1956 Sebring 12 Hour Grand Prix of Endurance – Sebring Comes of Age, With Difficulty
By Louis Galanos | Photos as credited
The 1956 Sebring 12-Hour Grand Prix of Endurance was a sign to many in the automotive community that this race had definitely become North America’s premier sports car race and from an international standpoint second only to the 24-Hours of Le Mans.
However, events eight months earlier at that same 24 Hours of Le Mans would conspire to cast a dark shadow not only on Sebring but on all racing world-wide in 1956. Two-and-a-half hours into the 1955 Le Mans 24-hour race Pierre Levegh, driving a very fast factory Mercedes-Benz 300 SLR, hit the rear end of the slower moving Austin-Healey 100S of Lance Macklin. Macklin was trying to avoid the leading Jaguar D-type of Mike Hawthorn who had unexpectedly braked right in front of the pits. Macklin swerved to avoid Hawthorn and Levegh hit him when the Healey crossed his path.
The Levegh Mercedes became airborne at great speed and struck an earthen embankment across the narrow track that was the only protection for thousands of spectators watching the race. The car struck with tremendous force, killing Levegh outright, and large parts of the car, including the engine, separated from the car flying through a packed group of spectators killing 83 and injuring 120. Today it is considered the most catastrophic accident in the history of motorsports.
Throughout Europe the reaction to this disaster was very strong. The countries of France, Germany and Switzerland immediately instituted a moratorium on all motor sports events until all tracks were studied for safety flaws and improvements were made. The press at home and abroad “decried it (automobile racing) as a sensational, useless sport that was akin to murder.”
The United States was not immune to the fallout from the disaster in France and mindful of the spreading public outcry against motor racing the American Automobile Association or “Triple-A” (AAA) decided to withdraw from all participation in racing events.
Most Americans know AAA as those friendly folks who show up with a wrecker when their jalopy leaves them stranded on the side of the road. However, from 1902 to 1955 the AAA, through their contest board, was the premier sanctioning body in the United States for such motorsports events as the Indianapolis 500, The Vanderbilt Cup, Sebring 12 Hour GP, stock cars, midgets and sprint cars. Mindful of their public image the AAA was well aware of the hue and cry coming from the public and press following the Le Mans disaster. Fearing an impact on their “bottom line” the AAA elected to abandon its 53 years of involvement in motorsports and thus leave American racing promoters in the lurch.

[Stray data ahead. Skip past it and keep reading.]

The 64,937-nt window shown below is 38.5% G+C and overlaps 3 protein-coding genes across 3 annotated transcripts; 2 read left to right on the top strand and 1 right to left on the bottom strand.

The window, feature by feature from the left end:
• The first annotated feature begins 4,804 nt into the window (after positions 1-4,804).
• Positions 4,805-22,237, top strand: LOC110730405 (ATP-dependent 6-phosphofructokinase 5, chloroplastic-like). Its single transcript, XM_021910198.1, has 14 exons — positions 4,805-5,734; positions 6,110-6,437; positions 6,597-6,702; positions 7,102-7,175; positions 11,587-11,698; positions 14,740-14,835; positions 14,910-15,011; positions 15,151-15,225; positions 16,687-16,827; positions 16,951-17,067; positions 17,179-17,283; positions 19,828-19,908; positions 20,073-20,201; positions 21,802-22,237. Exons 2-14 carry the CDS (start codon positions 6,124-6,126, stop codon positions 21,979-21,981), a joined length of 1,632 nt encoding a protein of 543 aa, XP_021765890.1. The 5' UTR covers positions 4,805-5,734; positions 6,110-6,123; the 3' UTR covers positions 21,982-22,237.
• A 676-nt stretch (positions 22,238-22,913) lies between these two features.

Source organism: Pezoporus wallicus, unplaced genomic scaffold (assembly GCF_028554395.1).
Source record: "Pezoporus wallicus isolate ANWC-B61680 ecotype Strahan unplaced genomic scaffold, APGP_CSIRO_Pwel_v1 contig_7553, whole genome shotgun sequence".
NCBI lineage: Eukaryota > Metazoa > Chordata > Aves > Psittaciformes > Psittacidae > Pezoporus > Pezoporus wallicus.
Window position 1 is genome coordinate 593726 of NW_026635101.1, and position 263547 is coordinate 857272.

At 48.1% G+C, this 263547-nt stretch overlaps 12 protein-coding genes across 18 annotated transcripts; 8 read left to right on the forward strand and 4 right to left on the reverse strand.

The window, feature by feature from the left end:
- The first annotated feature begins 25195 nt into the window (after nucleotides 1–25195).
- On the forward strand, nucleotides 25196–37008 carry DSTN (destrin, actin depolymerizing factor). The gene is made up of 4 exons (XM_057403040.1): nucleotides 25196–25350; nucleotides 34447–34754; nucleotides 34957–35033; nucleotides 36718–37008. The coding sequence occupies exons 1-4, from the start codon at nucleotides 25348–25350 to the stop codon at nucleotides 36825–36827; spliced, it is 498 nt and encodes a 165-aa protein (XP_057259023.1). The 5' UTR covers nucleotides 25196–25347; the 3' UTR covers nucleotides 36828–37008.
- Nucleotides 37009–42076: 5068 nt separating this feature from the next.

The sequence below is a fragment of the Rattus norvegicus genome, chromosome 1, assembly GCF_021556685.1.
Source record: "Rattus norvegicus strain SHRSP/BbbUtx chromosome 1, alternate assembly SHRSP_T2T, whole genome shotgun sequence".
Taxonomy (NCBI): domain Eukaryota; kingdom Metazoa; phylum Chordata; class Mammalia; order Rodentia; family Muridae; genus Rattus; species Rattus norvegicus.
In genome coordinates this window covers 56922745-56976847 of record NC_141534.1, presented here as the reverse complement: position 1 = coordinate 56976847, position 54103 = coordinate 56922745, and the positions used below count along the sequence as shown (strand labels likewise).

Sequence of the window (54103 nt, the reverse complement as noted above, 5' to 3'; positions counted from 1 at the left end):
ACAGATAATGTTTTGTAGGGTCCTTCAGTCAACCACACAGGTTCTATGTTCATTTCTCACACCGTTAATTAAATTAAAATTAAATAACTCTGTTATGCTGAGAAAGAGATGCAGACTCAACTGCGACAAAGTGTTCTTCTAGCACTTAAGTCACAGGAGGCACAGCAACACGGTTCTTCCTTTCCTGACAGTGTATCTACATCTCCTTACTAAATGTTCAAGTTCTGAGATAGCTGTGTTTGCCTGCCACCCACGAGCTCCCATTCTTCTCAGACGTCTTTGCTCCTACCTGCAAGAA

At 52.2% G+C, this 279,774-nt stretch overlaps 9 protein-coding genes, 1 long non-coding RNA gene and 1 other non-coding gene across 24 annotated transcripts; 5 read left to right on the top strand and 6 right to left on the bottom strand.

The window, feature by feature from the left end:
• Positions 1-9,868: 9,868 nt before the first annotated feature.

One of those promoters was Sebring founder, Alec Ulmann, and he was in a particularly bad position because in order for his event to receive international recognition he had to find a U.S. sanctioning body for the Sebring race that could be approved by the Federation International de l’Automobile (FIA) headquartered in Paris, France. This approval by the FIA would also give the U.S. sanctioning body the authority to issue FIA racing licenses to American drivers wishing to compete at Sebring. It was very simple; no FIA approved sanctioning body, no international race.
When Ulmann got the news about the withdrawal of AAA from racing he knew he had to quickly find such an organization so he contacted Jim Kimberly who was the newly elected president of the Sports Car Club of America (SCCA). Kimberly was the grandson of one of the four founders of the Kimberly-Clark Corporation, the makers of Kleenex. In racing circles he was a wealthy “gentleman racer” and a strong proponent of amateur road racing.
Since its creation in 1944 SCCA had a policy of amateurism and non-involvement in professional contests and Kimberly continued this policy by declining to help Ulmann. However, he did announce to the membership in February of 1956 that they could compete in the March 24 Sebring classic, provided they sign agreements not to accept cash prizes. In that way SCCA members could maintain their amateur status.
When asked what a SCCA member was to do if he did win a cash prize at Sebring Kimberly suggested that the driver donate the money to the hospital in Le Mans that was still treating the many who were injured in the catastrophic accident the previous June. This was the first time in the history of Sebring that a cash purse was offered. In previous years trophies were the only prizes awarded to winning drivers, now the prize was a share of $10,000. Sebring was now officially a professional racing event.
With SCCA out of the picture Ulmann was not about to throw in the towel and cancel Sebring. He called on his wealth of contacts at home and abroad to get “special permission” from the FIA to allow him to process and issue international licenses for the Sebring event as well as approval to run the event through Ulmann’s creation, the Automobile Racing Club of Florida (ARCF). Ulmann appointed himself as president and his good friend, Reggie Smith, as vice president.
While much of the hullabaloo surrounding the Le Mans tragedy had subsided by January of 1956 those in the international racing business were still contending with the fallout. The Le Mans 24-hour race had been removed from the FIA World Sportscar Championship (WSC) series which was in its fourth year. Le Mans would return to the schedule after the required safety improvements to the track were made.
Although it did run as a non-championship event the Targa Florio was removed from the 1956 WSC calendar amid concerns over safety. This would leave only five events for the ’56 season: Buenos Aires, Sebring, the Mille Miglia, Nurburgring and the Swedish Grand Prix. It would be the shortest season in the history of the World Sportscar Championship.